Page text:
Type B Aortic Dissection: Causes, Symptoms, Diagnosis, Treatment, Complications & Prevention

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Type B aortic dissection is a type of aortic dissection beginning in the first part of the aorta. This disorder is potentially life-threatening and is characterized by bleeding along and into the aorta wall. This disorder is relatively uncommon and most often affects men between the ages of 60 and 70, though people of all ages and genders may develop it. The sooner this condition is diagnosed and treated, the better chance a patient has at survival.


This disorder develops in an area where the aortic wall is weakened. Chronic high blood pressure may result in stressing the aortic tissue, resulting in it being more vulnerable to tearing. Marfan syndrome may also be a cause. In rare circumstances, traumatic injury affecting the chest area may be the reason. Other risk factors and potential causes include:

  • Aging
  • Coarctation of the aorta
  • Ehlers-Danlos syndrome
  • Pregnancy
  • Vascular inflammation associated with conditions like syphilis and arteritis
  • Bicuspid aortic valve
  • Connective tissue disorders
  • Heart surgery or procedures
  • Pseudoxanthoma elasticum

Signs and Symptoms

The signs and symptoms of type B aortic dissection usually include severe chest pain. They also typically begin suddenly. Other signs and symptoms may include:

  • Confusion, disorientation, and changes in thought ability
  • Decreased sensation anywhere in the body
  • Dry mouth
  • Fainting
  • Pallor
  • Rapid, weak pulse
  • Decreased movement anywhere in the body
  • Dizziness
  • Dry skin
  • Nausea and vomiting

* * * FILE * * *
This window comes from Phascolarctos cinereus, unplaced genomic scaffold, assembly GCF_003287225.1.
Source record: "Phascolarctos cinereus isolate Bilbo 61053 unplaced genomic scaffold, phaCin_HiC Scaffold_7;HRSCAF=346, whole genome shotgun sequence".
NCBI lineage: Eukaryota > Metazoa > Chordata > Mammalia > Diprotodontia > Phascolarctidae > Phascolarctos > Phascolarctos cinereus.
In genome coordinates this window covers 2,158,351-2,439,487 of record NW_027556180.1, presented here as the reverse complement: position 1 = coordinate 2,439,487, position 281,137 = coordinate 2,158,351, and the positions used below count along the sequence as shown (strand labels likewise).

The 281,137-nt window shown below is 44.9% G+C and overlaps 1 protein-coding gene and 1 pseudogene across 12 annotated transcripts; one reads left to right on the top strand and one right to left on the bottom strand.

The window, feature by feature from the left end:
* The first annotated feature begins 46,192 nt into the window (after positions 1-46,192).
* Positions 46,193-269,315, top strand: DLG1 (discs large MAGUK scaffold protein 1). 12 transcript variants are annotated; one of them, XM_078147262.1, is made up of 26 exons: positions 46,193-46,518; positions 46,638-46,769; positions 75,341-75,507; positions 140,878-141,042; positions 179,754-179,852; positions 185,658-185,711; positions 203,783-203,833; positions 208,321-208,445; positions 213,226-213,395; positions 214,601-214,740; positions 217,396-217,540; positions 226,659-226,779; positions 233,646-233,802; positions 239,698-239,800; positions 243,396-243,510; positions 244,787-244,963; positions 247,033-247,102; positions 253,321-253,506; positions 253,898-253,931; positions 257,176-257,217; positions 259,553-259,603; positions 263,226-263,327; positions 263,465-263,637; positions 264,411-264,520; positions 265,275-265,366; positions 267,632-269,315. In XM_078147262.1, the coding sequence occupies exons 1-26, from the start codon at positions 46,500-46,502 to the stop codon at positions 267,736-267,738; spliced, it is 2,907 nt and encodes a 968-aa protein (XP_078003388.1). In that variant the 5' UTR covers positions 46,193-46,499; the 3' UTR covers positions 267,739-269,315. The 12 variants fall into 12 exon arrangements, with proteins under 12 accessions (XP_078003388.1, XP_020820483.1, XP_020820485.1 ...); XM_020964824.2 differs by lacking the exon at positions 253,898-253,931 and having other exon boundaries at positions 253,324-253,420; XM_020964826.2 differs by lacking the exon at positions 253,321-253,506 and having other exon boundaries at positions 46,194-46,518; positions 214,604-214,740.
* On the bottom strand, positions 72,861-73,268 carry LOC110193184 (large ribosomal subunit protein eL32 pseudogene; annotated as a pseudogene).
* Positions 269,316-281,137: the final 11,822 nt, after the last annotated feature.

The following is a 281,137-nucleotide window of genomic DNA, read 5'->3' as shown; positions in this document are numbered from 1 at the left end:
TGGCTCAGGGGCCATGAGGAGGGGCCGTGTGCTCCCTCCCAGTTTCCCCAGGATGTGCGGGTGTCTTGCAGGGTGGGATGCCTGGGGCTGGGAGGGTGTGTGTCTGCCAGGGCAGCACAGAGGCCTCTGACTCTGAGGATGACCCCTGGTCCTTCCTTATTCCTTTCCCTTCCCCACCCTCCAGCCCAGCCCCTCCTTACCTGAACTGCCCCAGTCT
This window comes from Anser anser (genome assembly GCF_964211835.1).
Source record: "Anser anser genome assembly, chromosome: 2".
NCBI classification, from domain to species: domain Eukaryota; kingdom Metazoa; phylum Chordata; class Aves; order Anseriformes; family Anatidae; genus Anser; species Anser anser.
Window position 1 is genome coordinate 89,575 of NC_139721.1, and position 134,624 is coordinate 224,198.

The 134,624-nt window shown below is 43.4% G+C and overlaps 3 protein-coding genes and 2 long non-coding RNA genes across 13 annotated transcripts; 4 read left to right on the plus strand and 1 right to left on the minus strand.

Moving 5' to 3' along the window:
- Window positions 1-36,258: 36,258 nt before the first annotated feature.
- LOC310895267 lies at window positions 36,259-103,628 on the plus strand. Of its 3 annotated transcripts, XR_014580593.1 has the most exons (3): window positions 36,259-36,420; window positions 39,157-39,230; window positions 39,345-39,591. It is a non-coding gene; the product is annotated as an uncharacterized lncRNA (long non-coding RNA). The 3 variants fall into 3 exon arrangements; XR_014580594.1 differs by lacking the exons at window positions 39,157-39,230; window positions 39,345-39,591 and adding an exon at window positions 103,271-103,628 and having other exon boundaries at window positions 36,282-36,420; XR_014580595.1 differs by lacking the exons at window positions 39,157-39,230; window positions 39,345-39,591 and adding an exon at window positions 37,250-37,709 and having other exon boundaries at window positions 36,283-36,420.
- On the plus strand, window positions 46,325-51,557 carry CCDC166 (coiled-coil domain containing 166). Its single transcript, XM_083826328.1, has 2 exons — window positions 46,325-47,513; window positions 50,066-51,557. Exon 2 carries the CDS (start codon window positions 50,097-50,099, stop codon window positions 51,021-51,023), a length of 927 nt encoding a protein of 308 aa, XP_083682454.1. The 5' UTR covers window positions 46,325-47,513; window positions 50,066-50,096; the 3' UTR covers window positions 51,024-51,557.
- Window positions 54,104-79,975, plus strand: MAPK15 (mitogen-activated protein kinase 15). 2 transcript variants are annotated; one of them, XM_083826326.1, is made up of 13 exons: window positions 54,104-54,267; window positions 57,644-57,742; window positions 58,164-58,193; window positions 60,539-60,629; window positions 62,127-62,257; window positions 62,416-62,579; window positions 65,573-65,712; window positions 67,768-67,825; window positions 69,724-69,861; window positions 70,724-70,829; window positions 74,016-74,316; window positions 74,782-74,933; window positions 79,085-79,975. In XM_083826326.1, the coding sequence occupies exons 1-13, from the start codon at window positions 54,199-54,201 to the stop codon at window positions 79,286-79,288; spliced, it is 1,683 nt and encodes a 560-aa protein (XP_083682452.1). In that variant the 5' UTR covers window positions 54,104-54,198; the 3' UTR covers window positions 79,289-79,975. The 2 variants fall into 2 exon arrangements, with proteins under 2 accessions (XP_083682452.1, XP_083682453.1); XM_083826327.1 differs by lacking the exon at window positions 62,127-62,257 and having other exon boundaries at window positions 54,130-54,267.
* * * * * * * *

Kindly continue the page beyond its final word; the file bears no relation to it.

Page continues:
• Profuse sweating
  • Shortness of breath and/or orthopnea


The patient’s doctor will begin by using a stethoscope to listen to the lungs, heart, and abdomen. They will be listening for things, such as a heart murmur, a blowing murmur over the aorta, or any type of abnormal sound. The blood pressure in the left arm and right arm, or between the legs and arms, may be different. The patient may have bulging neck veins, low blood pressure, or signs similar to those of a heart attack. The patient may have normal blood pressure, but the signs of shock. Aortic aneurysm or aortic dissection may be seen on:

  • Chest x-ray
  • CT scan of the chest using dye
  • Echocardiogram
  • Aortic angiography
  • Chest MRI
  • Doppler ultrasonography
  • Transesophageal echocardiogram


This condition is life-threatening and less than half of the patients who experience a ruptured aorta survive. There are ways to manage this condition and the sooner treatment begins, the better chance a patient has at recovery. Treatment requires hospitalization and is focused on preventing complications. Type B may be treated first with medications. Intravenous blood pressure-lowering drugs may be given. Some symptoms may be reduced by beta-blockers and other heart medications. Strong pain relieving medications are typically needed as well. Valve replacement is necessary if the aortic valve is damaged. A coronary bypass will be done if the heart arteries are involved.


Patients are at risk for certain complications, such as:

  • Bleeding from the aorta
  • Cardiac tamponade
  • Inadequate flow past the dissection
  • Stroke
  • Rapid blood loss, shock, from aortic rupture
  • Blood clots
  • Heart attack
  • Permanent kidney failure


Properly controlling and treating high blood pressure and atherosclerosis may help to decrease the patient’s risk of experiencing an aortic dissection. Certain drugs may help to reduce the risk, such as ACE inhibitors, angiotensin receptor blockers, and beta-blockers. Preventing injuries, specifically those in the chest area, can help to prevent this condition. In many cases of this condition, it cannot be prevented.


MedlinePlus. (2010). Aortic Dissection. Retrieved on January 10, 2011 from MedlinePlus: https://www.nlm.nih.gov/medlineplus/ency/article/000181.htm

MayoClinic. (2009). Aortic Dissection. Retrieved on January 10, 2011from MayoClinic: https://www.mayoclinic.com/health/aortic-dissection/DS00605